Attacks are most effective when they play into a pre-existing stereotype about a candidate. Nobody thinks that Hillary Clinton spent her career focused on making money. She was in the public eye advocating for a policy agenda. —Ben LaBolt, former Obama campaign spokesman
DENVER — Hillary Rodham Clinton is a hardworking champion of women, children and the poor. Or she's a wealthy elitist more comfortable in Davos, Switzerland, than Davenport, Iowa.
Which is it? If Clinton decides to again run for president, how voters answer that question could play a role in whether she's able to win the White House.
"They raised the bar on these issues with Mitt in 2012," said Ron Kaufman, a longtime adviser to former Republican presidential nominee Mitt Romney, whose wealth and business record were targeted by Democrats. "Now their candidates for president have to get over the same bar."
Perhaps the biggest news to come from the recent launch of Clinton's memoir of her time as secretary of state isn't what the book says about the terrorist attack in Benghazi, Libya, but what she's said about her personal finances while plugging the book.
It started with an interview with ABC News in which she said she and husband Bill were "dead broke" when they left the White House in early 2001, grappling with millions of dollars in legal bills. Then there was the interview with the Britain's Guardian newspaper, in which Clinton appeared to draw a distinction by saying her family paid an "ordinary income tax, unlike a lot of people who are truly well off."
The couple's daughter, Chelsea Clinton, was pulled into the fray when Politico reported that she earned $600,000 a year at NBC News, where she has infrequently appeared as a special correspondent.
Those statements don't mesh well with the fact the Clintons are, by almost any measure, quite wealthy, with an annual income that places them solidly among the top 1 percent of Americans. When she was secretary of state, Clinton's financial disclosure report filed in 2012 showed the couple had an estimated net worth between $5 million and $25 million.
The former first lady and New York senator is by no means a billionaire but can command $200,000 or more for a single speech — four times what the median American household takes home each year. The University of Nevada, Las Vegas, said Tuesday that Clinton would be paid $225,000 to speak at the university foundation's annual dinner in October.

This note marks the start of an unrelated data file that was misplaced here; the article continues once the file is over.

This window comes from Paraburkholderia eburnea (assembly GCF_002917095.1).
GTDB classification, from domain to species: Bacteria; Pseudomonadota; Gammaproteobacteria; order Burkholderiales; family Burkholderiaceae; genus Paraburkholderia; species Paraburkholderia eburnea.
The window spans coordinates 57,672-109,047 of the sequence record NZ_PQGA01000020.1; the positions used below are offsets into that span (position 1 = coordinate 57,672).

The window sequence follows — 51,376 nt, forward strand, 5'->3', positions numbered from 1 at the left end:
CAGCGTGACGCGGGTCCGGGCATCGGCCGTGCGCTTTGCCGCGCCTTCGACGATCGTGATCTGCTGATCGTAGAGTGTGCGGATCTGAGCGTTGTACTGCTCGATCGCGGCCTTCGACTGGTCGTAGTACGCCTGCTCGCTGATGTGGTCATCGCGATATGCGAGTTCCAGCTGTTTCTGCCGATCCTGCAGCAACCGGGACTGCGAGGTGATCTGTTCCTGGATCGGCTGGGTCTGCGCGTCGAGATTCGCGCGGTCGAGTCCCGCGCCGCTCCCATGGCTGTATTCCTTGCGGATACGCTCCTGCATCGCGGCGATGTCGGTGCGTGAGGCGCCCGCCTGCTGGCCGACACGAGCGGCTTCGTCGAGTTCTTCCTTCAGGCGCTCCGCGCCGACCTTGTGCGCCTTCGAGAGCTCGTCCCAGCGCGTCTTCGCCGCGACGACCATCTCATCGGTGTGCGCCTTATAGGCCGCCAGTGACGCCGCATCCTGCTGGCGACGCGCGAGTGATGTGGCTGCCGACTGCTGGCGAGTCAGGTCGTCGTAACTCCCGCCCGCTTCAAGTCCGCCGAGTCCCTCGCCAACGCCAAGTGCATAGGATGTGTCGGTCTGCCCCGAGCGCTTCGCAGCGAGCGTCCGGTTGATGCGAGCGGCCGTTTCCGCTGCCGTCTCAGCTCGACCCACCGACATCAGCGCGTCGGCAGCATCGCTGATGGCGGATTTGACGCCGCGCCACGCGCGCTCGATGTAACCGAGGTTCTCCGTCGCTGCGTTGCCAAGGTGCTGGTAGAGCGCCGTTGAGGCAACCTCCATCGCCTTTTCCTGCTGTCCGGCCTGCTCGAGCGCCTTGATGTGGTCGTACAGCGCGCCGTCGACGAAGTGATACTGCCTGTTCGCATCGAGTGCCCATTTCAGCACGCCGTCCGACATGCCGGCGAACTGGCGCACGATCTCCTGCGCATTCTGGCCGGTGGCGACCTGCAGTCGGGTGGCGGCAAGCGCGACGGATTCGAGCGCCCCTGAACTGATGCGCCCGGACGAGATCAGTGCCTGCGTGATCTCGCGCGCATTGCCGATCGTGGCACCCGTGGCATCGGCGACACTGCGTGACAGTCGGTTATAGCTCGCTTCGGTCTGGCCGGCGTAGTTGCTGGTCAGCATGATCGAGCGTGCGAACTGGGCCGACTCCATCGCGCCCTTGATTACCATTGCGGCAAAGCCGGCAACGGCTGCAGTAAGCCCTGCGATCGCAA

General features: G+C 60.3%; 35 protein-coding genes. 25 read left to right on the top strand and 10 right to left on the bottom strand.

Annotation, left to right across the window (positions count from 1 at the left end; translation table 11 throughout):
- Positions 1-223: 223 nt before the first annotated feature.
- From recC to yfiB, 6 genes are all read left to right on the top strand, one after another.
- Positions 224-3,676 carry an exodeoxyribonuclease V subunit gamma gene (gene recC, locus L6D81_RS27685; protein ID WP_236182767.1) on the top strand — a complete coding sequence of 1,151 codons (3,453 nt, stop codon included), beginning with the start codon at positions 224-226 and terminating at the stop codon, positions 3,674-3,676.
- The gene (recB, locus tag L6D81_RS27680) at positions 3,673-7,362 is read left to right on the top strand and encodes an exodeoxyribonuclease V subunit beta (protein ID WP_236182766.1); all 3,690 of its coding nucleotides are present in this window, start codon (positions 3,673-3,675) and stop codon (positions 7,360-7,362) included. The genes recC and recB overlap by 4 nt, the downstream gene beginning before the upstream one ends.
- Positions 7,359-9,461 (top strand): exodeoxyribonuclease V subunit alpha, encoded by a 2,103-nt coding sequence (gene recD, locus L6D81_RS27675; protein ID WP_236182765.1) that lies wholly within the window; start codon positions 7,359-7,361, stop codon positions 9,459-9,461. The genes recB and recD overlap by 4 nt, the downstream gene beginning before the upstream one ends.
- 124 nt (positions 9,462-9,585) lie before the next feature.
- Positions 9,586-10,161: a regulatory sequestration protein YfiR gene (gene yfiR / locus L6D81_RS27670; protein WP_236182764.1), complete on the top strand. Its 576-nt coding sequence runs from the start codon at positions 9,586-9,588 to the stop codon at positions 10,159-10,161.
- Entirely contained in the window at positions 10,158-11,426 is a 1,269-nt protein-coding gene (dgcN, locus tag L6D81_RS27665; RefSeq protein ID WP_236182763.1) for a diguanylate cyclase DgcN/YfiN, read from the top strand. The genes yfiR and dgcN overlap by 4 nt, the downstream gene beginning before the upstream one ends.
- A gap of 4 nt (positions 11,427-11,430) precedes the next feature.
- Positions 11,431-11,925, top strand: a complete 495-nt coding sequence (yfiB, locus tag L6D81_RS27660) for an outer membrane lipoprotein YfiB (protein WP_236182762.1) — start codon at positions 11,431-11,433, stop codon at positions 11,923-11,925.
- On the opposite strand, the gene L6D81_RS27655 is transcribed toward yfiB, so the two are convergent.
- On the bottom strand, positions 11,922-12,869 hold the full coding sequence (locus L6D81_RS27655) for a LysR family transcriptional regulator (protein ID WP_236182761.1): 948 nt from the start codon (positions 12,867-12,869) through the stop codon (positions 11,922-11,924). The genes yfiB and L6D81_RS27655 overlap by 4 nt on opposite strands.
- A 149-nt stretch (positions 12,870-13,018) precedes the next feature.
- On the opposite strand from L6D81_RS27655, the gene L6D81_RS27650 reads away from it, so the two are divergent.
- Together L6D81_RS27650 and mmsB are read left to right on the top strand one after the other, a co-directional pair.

Being rich isn't necessarily a political liability for potential presidents. Democrats Franklin Delano Roosevelt and John F. Kennedy both entered politics after privileged upbringings. The last two Republican presidents, George H.W. Bush and his son, George W. Bush, could vacation at the family's Maine seaside compound or at the younger president's sprawling Texas ranch.
Former President Bill Clinton, who defended his wife this week as someone who isn't "out of touch," said a president's wealth should matter less than the policies they seek to promote.
"I think I had the lowest net worth of any American president in the 20th century when I took office. But I still could have been tone deaf," Clinton said, adding: "The real issue is, if you've been fortunate enough to be successful, are you now out of touch and insensitive to the agonizing struggles other people are facing?"
And yet Republicans still remember how President Barack Obama's campaign dissected Romney's business dealings and capitalized on his reluctance to release certain tax records. The campaign successfully created an image of Romney tied to his wealth that was cemented by a video of him telling donors that 47 percent of Americans would automatically vote for Obama because they don't pay income taxes and are "dependent upon government."
Romney's campaign tried to respond by portraying him as a success story and a business turnaround artist. But their efforts were undermined by a series of ready-for-YouTube gaffes in which Romney told out-of-work Floridians that "I'm also unemployed." He told a New Hampshire audience that he liked "being able to fire people" and quipped to a Detroit gathering that his wife "drives a couple of Cadillacs."
Such comments are reminiscent of Clinton's recent struggles to talk about her money and lifestyle, including a January remark in a speech to auto dealers that she hadn't driven a car since 1996.
While Clinton said this week that any comparisons to Romney were a "false equivalency," they lend themselves to a still-forming GOP strategy of portraying her as a Washington insider who has enjoyed a privileged life sheltered by private jets, fancy homes and hobnobbing with the elites of Wall Street and Hollywood.
Democrats argue that Clinton's personal wealth won't be able to overshadow a long career in public service, which began as an advocate for poor families at the Children's Defense Fund and led to years of work in Arkansas and Washington on issues such as early childhood education, expanded health care coverage and job creation.
"Attacks are most effective when they play into a pre-existing stereotype about a candidate," said Ben LaBolt, a former Obama campaign spokesman. "Nobody thinks that Hillary Clinton spent her career focused on making money. She was in the public eye advocating for a policy agenda."
In the interview with PBS NewsHour broadcast Wednesday, Clinton said her record "speaks for itself" and her "unartful use of those few words doesn't change who I am, what I've stood for my entire life, what I stand for today."
Follow Ken Thomas on Twitter: https://twitter.com/AP_Ken_Thomas